Product of the Year, Awards 2013. Marantz has done it again: this is an excellent all-in-one systemWrite your own review
- Excellent connectivity
- Easy to use
- Big, clean sound
- Could be accused of being a little too refined
- Could do with more bite
The last time we played with a Marantz Melody, we gave it an Award. Now there’s an update in the form of the Melody Media – or M-CR610 – and it’s every bit as impressive as its predecessor, the M-CR603, was in 2011.
The Marantz M-CR610 is an all-in-one box that lets you play music from just about any source. CD is par for the micro system course, and radio comes in FM and DAB flavours. Connect to the internet (via ethernet or wi-fi) and you’ll get internet radio, as well as Spotify and Last.fm.
Got your own content? You can stream it over your network or plug a memory stick in to one of the two USB ports, which support 24-bit/192kHz FLAC files and gapless playback. Apple users can connect iPods or stream using AirPlay.
There’s no Bluetooth, but given all these alternatives we won’t begrudge the Marantz one omission. It’s an incredibly versatile thing.
Set-up is easy. It took just a couple of minutes to connect to our wi-fi network, and even less with ethernet. From there, it’s just a matter of choosing a source.
You can do this by prodding the ‘Input’ button on the face of the machine, or
press the corresponding key on the logically laid-out remote control.
The best control method is the free Marantz Remote App, available for Android and iOS devices. It does everything the regular remote offers, but adds a keyboard for easy text entry with the likes of Spotify.
It definitely beats punching out ‘Queens of the Stone Age’ with numerical buttons.
So, to the sound. We start off the old-fashioned way and load up a CD. Remember those? The Marantz performs with a smoothness that goes well with a spot of Norah Jones. It’s a likeable presentation, with enough energy to give Shoot the Moon a sense of life.
It’s also a very clean sound, which lends vocals an element of directness. There’s a good amount of detail, and we were pleased by the scale on offer.
Switch to something a little more aggressive and the Marantz’s smoothness becomes more obvious. With Muse’s Hysteria – a track that’s packed with plenty of bile and bitterness (not to mention freaky space-synths) – the CR610 lacks a touch of bite, and its timing could also be a little tighter.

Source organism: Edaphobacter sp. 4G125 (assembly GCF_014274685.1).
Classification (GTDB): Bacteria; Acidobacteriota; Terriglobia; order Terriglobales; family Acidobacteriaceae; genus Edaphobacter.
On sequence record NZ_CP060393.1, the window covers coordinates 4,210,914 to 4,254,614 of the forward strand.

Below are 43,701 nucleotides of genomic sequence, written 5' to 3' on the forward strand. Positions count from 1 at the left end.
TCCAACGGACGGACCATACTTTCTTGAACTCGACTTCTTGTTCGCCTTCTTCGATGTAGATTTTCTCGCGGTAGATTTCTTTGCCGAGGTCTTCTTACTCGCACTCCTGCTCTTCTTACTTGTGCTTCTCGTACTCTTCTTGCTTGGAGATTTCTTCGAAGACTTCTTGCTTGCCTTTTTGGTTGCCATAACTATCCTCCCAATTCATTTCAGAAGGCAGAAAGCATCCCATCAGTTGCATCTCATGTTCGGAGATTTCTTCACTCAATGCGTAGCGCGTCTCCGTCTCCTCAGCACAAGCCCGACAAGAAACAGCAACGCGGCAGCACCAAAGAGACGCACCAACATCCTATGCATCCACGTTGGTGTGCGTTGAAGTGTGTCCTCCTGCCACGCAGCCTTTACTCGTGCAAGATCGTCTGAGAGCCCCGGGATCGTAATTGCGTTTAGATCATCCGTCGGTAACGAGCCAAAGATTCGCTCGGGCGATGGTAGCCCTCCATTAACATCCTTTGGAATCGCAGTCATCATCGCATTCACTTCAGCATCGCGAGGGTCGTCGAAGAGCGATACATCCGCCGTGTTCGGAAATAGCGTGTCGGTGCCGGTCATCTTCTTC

But these things don’t stop it from being a really entertaining listen. Just don’t go expecting a punch in the gut when the music turns nasty.
Time for another input, and we move to a USB stick containing a handful of high-resolution FLAC files. The Marantz demonstrates an excellent grasp of detail and subtlety with these, although the smooth character is the same.
In fact, we found this to be the case across the Marantz’s different sources, from Spotify to internet radio. It’s a consistently laidback and easy-going performer.
Overall, we’re happy with the Marantz’s performance. In absolute terms we could do with a bit more rough and tumble, but what you get is an appealing, likeable sound and a pleasing variety of sources.
All that, and it’s a looker too. The Melody has had a facelift, shaped to reflect some of Marantz’s premium products. You can get it entirely in glossy black, or glossy black with a white face. We think this Art Deco vibe looks quite nice.
So, Marantz has done it again. The Marantz M-CR610 is an affordable, good-looking box that does pretty much everything, bar Bluetooth streaming. And it does it very well.